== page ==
Into the Twittersphere

There’s probably no development that has polarized the ranks of writers more than Twitter.  Many of the most serious writers and thinkers I know and admire shun it, dismiss it or just don’t get it.  Others love it more than their children, and talk about it with a warmth that makes my inner technophobe deeply uncomfortable.  Their enthusiasm sometimes feels a little like being invited to visit–just visit!–a kind of Jonestown of the mind.

But for those of us who spend our time trying to hold it together, trying not to be buried under a mountain of information, trying to push back the chaos long enough to get lost in our work–and lost in others’ work–the way we used to, Twitter looks like so much loose snow on a Himalayan ridge.  Do we go forward?  Or do we just head back down to base camp?  Is twitter the most powerful social force known to humanity? Or is it a glorified gossip and time-wasting machine?  The new center of gravity or a black hole?   Or both?

In his book on Herodotus, Ryszard Kapuściński talks about how as a young man, he found a book on Hinduism that contained instructions for how to increase one’s “creative powers” through breathing. After that, he would lie on his floor and try to cultivate “prana” or “vital energy” in his solar plexus, since it was a precious, finite thing not to be wasted.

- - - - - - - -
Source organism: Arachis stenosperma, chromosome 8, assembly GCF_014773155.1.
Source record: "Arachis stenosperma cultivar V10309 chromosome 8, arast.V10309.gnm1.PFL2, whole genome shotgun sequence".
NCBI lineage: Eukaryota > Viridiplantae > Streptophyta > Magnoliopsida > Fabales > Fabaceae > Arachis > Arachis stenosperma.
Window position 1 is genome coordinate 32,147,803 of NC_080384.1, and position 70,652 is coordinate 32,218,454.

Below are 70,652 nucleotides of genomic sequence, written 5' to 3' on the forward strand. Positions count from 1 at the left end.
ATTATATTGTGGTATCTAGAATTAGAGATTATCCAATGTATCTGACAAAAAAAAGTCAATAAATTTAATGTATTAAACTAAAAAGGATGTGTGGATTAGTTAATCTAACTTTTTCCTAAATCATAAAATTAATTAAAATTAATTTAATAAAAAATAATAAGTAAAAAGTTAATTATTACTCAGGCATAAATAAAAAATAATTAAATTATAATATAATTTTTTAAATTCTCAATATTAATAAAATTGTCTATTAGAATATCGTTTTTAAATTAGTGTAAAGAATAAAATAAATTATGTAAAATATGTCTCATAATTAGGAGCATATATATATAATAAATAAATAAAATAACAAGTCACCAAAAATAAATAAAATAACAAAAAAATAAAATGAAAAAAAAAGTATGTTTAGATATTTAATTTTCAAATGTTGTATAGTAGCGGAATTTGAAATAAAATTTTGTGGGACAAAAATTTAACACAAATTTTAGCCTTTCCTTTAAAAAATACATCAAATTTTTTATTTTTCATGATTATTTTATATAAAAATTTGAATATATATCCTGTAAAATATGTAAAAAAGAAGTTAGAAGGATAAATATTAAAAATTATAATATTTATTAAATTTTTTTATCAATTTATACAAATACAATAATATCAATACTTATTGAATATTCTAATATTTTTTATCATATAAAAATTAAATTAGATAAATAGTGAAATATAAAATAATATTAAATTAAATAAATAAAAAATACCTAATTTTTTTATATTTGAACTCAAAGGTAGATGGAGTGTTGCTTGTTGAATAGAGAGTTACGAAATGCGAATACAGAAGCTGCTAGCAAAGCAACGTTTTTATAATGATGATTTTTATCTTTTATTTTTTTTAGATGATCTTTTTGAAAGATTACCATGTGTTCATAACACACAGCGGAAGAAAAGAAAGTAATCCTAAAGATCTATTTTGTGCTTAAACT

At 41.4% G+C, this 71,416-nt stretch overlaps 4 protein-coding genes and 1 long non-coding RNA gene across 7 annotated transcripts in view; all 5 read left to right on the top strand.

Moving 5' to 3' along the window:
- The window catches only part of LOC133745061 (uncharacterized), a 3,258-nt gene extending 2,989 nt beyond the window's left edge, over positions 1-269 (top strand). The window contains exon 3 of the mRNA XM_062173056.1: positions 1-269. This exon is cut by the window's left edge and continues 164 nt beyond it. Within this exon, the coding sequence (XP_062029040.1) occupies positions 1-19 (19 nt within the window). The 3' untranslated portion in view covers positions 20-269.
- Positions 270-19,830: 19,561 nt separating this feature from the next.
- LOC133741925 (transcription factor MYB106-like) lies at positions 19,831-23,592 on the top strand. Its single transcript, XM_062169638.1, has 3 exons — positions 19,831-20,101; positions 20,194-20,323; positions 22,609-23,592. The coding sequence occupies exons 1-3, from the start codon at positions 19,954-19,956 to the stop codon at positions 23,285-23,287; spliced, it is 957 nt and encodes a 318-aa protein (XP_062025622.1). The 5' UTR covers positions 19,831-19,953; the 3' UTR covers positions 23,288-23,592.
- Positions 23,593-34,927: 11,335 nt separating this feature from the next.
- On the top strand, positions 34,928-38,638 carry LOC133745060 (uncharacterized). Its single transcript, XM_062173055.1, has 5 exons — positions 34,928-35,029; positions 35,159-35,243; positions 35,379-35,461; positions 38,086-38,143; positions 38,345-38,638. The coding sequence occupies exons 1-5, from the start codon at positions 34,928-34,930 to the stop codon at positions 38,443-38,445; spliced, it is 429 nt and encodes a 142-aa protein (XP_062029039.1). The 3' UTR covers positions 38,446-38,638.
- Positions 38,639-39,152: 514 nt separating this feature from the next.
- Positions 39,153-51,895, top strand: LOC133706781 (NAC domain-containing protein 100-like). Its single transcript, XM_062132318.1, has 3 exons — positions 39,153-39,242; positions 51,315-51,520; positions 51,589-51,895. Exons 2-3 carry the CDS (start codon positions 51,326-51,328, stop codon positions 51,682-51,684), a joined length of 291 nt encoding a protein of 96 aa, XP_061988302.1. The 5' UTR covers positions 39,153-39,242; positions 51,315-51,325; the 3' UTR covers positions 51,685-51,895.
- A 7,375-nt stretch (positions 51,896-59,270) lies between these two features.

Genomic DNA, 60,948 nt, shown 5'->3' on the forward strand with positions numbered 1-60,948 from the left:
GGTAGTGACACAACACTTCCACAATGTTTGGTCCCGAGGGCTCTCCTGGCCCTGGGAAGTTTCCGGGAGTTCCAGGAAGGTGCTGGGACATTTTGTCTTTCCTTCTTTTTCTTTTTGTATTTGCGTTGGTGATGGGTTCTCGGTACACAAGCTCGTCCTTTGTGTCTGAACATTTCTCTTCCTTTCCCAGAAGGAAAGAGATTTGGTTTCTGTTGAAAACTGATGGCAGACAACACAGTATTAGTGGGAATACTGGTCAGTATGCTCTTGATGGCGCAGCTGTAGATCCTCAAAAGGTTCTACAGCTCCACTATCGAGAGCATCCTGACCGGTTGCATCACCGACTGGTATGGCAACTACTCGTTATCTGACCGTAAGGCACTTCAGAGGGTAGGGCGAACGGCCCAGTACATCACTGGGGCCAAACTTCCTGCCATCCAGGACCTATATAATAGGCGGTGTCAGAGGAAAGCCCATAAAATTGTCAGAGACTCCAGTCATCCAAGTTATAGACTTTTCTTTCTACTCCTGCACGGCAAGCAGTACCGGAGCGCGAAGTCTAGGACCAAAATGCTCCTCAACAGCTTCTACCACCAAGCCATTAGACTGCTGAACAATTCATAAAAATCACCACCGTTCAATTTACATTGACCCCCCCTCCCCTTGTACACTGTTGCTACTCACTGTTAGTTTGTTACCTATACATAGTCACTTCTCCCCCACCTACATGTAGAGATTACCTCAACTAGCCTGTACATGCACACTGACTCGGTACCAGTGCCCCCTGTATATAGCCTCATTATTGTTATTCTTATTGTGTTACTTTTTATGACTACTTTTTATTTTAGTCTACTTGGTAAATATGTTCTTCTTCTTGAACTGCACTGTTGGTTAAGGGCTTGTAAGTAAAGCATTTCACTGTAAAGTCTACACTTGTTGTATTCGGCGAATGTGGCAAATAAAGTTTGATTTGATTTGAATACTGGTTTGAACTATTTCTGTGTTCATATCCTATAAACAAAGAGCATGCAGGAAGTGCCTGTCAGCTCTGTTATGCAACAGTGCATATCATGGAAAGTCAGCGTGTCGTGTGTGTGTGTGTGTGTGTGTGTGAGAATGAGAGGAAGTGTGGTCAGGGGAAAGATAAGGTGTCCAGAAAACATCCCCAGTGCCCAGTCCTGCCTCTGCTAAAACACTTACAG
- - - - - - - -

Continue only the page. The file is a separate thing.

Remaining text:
Kapuściński may have used a little too much prana in his own reporting, but I think he had a point, as studies on attention are starting to show. It turns out we have (so they think) two separate attention systems. One is controlled attention, in which we make ourselves focus on something. The other is a stimulus-driven attention.  So the question is whether Twitter (and the internet in general) amplifies or dissipates that creative energy.  Do we control it, or does it control us?  And as a writer, how do you balance between intake and output, consumption and production?     Where, in other words, do you draw your lines?

Obviously, I have more questions than answers, and more ambivalence than enthusiasm.  I can’t even decide whether social networks are the new connective tissue of society or a substitute for the real-world social ties we need to feel alive.  But on the off chance that Twitter might be more the former than the latter, and in the hope that Twitter has some tangible use that has escaped me, I am treading lightly into the Twittersphere.  And even though I don’t know where it’s all going you can follow me there:


  1. No, go back! Go back, Frank! No! I need you to remain this tv-free pristine writerly man in my mind!

    I, of course, adore Twitter. I fall into the deep love camp, and I’m sure it doesn’t affect my work at all because I simply–

    wait, what’s that shiny thing?

  2. Hey Frank, I check out Conan O’Brien’s tweets and I’ll be paying attention to what you have to say there. I’m not dipping my toes yet into the follower and re-tweet realm. I was a late adopter to texting so that is outside my comfort zone. I do occasionally go to just to see what the most commonly tweeted items are at the moment. has a note with his ideas for how twitter can actually make money (for the tweet writers and Twitter) which I found interesting.

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